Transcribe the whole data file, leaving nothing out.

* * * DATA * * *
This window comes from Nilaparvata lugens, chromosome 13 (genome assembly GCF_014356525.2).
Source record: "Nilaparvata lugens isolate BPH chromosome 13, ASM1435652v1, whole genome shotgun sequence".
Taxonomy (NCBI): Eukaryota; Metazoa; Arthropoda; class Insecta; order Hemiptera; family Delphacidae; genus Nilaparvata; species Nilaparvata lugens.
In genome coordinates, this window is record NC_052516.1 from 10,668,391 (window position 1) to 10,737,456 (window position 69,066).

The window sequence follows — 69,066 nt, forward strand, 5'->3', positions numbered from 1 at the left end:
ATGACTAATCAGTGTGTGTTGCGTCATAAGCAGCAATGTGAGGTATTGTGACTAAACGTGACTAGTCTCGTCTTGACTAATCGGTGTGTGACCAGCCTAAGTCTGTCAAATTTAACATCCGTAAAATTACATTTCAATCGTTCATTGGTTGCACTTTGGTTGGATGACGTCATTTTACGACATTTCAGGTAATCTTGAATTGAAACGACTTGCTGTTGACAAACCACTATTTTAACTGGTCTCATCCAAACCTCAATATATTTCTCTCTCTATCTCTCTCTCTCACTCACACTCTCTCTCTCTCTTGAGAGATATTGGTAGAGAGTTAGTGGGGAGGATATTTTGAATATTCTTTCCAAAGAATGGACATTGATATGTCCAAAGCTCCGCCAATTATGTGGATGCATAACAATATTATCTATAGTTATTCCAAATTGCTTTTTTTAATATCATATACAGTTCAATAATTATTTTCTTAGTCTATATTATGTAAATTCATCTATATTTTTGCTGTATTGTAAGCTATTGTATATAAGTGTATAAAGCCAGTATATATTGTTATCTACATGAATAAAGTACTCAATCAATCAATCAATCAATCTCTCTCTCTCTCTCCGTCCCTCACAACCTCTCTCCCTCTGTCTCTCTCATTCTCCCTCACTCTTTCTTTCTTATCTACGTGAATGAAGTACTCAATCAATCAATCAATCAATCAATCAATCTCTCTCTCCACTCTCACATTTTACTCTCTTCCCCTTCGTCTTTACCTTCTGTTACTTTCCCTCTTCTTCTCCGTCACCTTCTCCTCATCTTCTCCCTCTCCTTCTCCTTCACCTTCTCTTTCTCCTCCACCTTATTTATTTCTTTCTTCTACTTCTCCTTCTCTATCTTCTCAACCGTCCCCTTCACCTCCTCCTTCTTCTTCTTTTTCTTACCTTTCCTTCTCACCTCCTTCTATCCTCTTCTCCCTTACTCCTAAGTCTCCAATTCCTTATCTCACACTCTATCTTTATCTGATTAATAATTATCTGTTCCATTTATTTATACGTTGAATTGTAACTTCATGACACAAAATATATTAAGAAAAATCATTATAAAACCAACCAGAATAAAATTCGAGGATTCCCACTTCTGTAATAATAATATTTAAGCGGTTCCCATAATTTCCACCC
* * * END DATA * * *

This window comes from Nilaparvata lugens, chromosome 13 (genome assembly GCF_014356525.2).
Source record: "Nilaparvata lugens isolate BPH chromosome 13, ASM1435652v1, whole genome shotgun sequence".
Taxonomy (NCBI): Eukaryota; Metazoa; Arthropoda; class Insecta; order Hemiptera; family Delphacidae; genus Nilaparvata; species Nilaparvata lugens.
In genome coordinates, this window is record NC_052516.1 from 10,668,391 (window position 1) to 10,737,456 (window position 69,066).

The window sequence follows — 69,066 nt, forward strand, 5'->3', positions numbered from 1 at the left end:
ATGACTAATCAGTGTGTGTTGCGTCATAAGCAGCAATGTGAGGTATTGTGACTAAACGTGACTAGTCTCGTCTTGACTAATCGGTGTGTGACCAGCCTAAGTCTGTCAAATTTAACATCCGTAAAATTACATTTCAATCGTTCATTGGTTGCACTTTGGTTGGATGACGTCATTTTACGACATTTCAGGTAATCTTGAATTGAAACGACTTGCTGTTGACAAACCACTATTTTAACTGGTCTCATCCAAACCTCAATATATTTCTCTCTCTATCTCTCTCTCTCACTCACACTCTCTCTCTCTCTTGAGAGATATTGGTAGAGAGTTAGTGGGGAGGATATTTTGAATATTCTTTCCAAAGAATGGACATTGATATGTCCAAAGCTCCGCCAATTATGTGGATGCATAACAATATTATCTATAGTTATTCCAAATTGCTTTTTTTAATATCATATACAGTTCAATAATTATTTTCTTAGTCTATATTATGTAAATTCATCTATATTTTTGCTGTATTGTAAGCTATTGTATATAAGTGTATAAAGCCAGTATATATTGTTATCTACATGAATAAAGTACTCAATCAATCAATCAATCAATCTCTCTCTCTCTCTCCGTCCCTCACAACCTCTCTCCCTCTGTCTCTCTCATTCTCCCTCACTCTTTCTTTCTTATCTACGTGAATGAAGTACTCAATCAATCAATCAATCAATCAATCAATCTCTCTCTCCACTCTCACATTTTACTCTCTTCCCCTTCGTCTTTACCTTCTGTTACTTTCCCTCTTCTTCTCCGTCACCTTCTCCTCATCTTCTCCCTCTCCTTCTCCTTCACCTTCTCTTTCTCCTCCACCTTATTTATTTCTTTCTTCTACTTCTCCTTCTCTATCTTCTCAACCGTCCCCTTCACCTCCTCCTTCTTCTTCTTTTTCTTACCTTTCCTTCTCACCTCCTTCTATCCTCTTCTCCCTTACTCCTAAGTCTCCAATTCCTTATCTCACACTCTATCTTTATCTGATTAATAATTATCTGTTCCATTTATTTATACGTTGAATTGTAACTTCATGACACAAAATATATTAAGAAAAATCATTATAAAACCAACCAGAATAAAATTCGAGGATTCCCACTTCTGTAATAATAATATTTAAGCGGTTCCCATAATTTCCACCC